Thursday, May 19, 2011

Collins Beach on Sauvies Island: Inundation

Some aerial photos of Collins Beach on Sauvies Island.  Just ain't no sand exposed to enjoy at all with these abnormally high river water levels.  Credit goes to Lewis Clark for these images.

From the USGS Water Resources site here

Saturday, May 7, 2011

Nude Rain Hike to the Sunset Mine Site

Emerging from Adit #2 of the Sunset Mine
Enough of waiting around for good weather.  I just had to get out for a reasonable length hike.  I've done a number of shorties (an hour or so) but always been held back because of a lack of endurance and bone pain.  Felt really good about this one so off I was on a jaunt to check out the route to the long abandoned Sunset Mine site within the Wild Sky Wilderness and up Trout Creek for a couple of miles.

The weather was marginal . . . rain forecast.  So a hike would be chancy.  Good thing about the weather though.  Everybody else felt the same way and by the time I reached the trailhead where I'd begin the hike there were no other cars around.  Perfect!  So what if it was a little on the overcast, cool side.  I'd have the hike to myself.

Sunset Mine is a couple of miles inbound to the east along Trout creek as it wends into the Wild Sky Wilderness from the trailhead on the Index-Galena Road . . . right where the main road is closed from the 2009 road washout.  The mine access road used to be in very bad condition . . . accessible only by high-clearance 4-wheel drive vehicles.  What I noticed as I hiked up the switchbacks of the road was that gravel had been brought in to make the road much more navigable.  For myself, I wondered 'why'.  The first, lower leg made sense . . . as a lead-in to a new route for the washed-out Index-Galena road.  But further up?  The road only got better the further in I hiked.

The answer came when I finally reached the mine site, itself.  Posted on a tree was a Notice of Intent to Hold; a formal process establishing a mineral claim to the area.  Someone had staked a claim to the old Sunset Mine.

The Sunset Copper Company was formed in 1897 to mine and extract copper, silver, and gold from the Sunset outcrop. Mining operations expanded to cover 960 acres and 12,000 feet of tunnels, almost all of which have collapsed or been submerged. Ownership of the area changed hands a number of times before operations ceased and the property was ceded to the US Forest Service in 1985. By that time, over 13 million tons of copper had been hauled out of the ground. Today, all that remains of the production site is the crumbling cement foundation of the mill.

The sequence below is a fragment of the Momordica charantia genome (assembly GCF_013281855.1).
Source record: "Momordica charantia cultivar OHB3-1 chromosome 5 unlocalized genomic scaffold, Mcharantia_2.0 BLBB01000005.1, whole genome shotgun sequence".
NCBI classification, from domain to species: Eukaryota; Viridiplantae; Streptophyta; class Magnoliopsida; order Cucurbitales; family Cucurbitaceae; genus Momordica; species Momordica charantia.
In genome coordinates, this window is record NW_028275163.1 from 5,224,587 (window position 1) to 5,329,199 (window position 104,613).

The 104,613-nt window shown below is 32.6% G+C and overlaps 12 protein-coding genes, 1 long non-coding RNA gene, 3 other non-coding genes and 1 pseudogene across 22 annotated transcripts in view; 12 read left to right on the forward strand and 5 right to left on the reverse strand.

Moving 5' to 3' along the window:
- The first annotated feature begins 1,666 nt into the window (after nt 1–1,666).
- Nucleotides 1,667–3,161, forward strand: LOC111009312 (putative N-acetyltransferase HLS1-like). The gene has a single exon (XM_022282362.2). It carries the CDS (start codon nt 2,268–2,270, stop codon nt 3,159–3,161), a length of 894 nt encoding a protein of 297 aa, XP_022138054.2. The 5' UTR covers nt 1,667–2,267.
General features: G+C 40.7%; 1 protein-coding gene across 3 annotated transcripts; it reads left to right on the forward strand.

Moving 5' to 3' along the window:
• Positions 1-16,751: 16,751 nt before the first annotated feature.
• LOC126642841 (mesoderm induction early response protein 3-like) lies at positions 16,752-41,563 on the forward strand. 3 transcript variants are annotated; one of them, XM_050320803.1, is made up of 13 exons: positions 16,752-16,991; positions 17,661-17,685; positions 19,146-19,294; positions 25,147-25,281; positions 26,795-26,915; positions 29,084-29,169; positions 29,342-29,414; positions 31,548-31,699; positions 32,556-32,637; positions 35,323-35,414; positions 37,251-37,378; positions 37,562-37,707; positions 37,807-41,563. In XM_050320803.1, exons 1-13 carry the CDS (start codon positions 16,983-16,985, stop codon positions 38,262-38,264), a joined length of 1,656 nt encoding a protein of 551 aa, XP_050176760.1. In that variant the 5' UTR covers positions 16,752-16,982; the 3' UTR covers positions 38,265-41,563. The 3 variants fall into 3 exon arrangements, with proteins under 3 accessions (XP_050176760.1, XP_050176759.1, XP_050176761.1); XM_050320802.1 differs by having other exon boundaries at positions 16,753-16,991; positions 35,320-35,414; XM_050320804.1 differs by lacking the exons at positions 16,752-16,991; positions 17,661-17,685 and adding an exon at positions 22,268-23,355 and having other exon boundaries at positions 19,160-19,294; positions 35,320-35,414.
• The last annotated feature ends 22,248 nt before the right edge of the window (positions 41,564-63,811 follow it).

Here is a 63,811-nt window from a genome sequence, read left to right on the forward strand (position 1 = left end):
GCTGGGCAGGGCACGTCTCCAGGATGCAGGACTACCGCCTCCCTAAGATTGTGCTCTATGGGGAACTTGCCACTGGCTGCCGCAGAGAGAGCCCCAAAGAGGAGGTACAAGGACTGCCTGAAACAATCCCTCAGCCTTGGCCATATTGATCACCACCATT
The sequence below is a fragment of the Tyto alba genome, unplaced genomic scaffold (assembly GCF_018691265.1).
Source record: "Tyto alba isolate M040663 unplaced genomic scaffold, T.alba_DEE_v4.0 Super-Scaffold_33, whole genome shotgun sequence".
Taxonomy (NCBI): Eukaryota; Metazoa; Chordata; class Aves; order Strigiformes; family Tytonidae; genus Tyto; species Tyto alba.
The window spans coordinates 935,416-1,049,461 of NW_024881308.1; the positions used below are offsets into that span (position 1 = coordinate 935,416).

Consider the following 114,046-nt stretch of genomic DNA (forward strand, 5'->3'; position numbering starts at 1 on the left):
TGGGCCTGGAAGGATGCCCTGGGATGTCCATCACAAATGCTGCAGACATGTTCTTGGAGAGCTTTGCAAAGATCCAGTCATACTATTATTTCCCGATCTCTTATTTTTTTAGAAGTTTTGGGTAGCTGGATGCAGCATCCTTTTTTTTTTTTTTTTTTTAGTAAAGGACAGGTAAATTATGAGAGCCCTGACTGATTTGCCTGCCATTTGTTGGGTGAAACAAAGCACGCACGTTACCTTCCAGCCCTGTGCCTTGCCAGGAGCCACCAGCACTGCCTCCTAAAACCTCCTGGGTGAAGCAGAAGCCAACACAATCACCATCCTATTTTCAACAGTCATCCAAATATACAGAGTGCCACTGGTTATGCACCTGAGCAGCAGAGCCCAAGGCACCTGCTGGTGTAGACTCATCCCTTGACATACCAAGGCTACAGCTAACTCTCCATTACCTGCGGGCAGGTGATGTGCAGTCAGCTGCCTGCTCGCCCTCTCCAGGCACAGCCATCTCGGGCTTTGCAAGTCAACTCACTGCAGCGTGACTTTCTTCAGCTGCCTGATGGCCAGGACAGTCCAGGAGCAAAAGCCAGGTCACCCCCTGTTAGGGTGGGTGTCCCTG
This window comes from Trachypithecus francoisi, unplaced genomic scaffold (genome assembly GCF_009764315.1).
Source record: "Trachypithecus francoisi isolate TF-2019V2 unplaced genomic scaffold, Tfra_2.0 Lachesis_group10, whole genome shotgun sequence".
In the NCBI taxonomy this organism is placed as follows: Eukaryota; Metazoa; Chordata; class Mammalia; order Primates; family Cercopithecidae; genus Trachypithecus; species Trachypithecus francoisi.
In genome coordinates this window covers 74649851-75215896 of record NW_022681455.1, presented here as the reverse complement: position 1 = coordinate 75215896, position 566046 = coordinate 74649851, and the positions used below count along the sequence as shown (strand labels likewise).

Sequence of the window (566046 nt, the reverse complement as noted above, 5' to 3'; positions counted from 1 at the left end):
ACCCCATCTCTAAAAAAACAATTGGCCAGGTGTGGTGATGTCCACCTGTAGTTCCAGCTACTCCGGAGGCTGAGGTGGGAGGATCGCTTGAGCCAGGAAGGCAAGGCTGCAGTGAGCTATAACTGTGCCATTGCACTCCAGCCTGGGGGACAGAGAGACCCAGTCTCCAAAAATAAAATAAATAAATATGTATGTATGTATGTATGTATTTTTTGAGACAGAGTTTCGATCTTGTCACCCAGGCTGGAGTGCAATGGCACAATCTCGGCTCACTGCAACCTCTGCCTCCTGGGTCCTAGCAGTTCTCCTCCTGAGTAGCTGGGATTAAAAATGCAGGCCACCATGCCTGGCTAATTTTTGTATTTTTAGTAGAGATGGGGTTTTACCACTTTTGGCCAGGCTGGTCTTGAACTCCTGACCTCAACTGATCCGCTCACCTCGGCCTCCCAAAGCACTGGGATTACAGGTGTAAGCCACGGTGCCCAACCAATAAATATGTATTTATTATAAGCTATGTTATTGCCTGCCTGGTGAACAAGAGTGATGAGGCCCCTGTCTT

The mill site is about all one sees nowadays . . . unless you go looking for the three mine shaft adits and the two stopes that define what remains.  The mill site is a large open area that mainly sees a lot of target practice on old computer monitors lined up on the pock-marked cement foundation of the mill site.  Trout Creek runs nearby and you can still find rusting remains of milling and ore washing equipment buried under the ground.

A vigorous stream run down the roadway beyond.  If you follow the stream you are lead right up to Adit #2 . . . the easiest mine shaft to find.  I don't normally go into mine shafts, being slightly claustrophobic.  However, today I put on the headlamp and squeezed myself slightly into the mine shaft opening.  Not far because there isn't much to see.  The shaft is caved in just inside the opening.  Further up on the overgrown slope are other entrances . . . one of which is not caved in, and two open stopes that, frankly, I wouldn't want to accidently come across and fall into.  Stope 2 drops a great distance into the ground.  Today I didn't bother with trying to find them . . . no machete to clear the overgrown blackberry bushes that are the nude hiker's bane.

In any case, I was much more interested in the very recent brush clearing that had made new trails throughout the area.  I spent some time exploring a few of them, figuring whomever made them knew something I didn't.  Came across some old relics like rusting spring-metal bed frames embedded in the overburden of the forest.

I went up the road just a little bit further . . . to where there is a decaying log bridge spanning Trout Creek to other claims much further in on Gunn and Merchant Peaks.  But then it was drizzling enough for the skin to wetten, so I started on the way back, determined not to redress or seek out the flimsy emergency rain poncho I carry in the backpack.

Hey, and guess what?  I made it all the way back and just ignored the rain as it got heavier.  By the time I reached my car I was soaked thoroughly . . . and I figured, what the heck.  Right up to the car nude.  No one was going to be coming down the road in this weather.  A great tonic for the soul.  I enjoyed my hike.

The photo album of this hike can be viewed here

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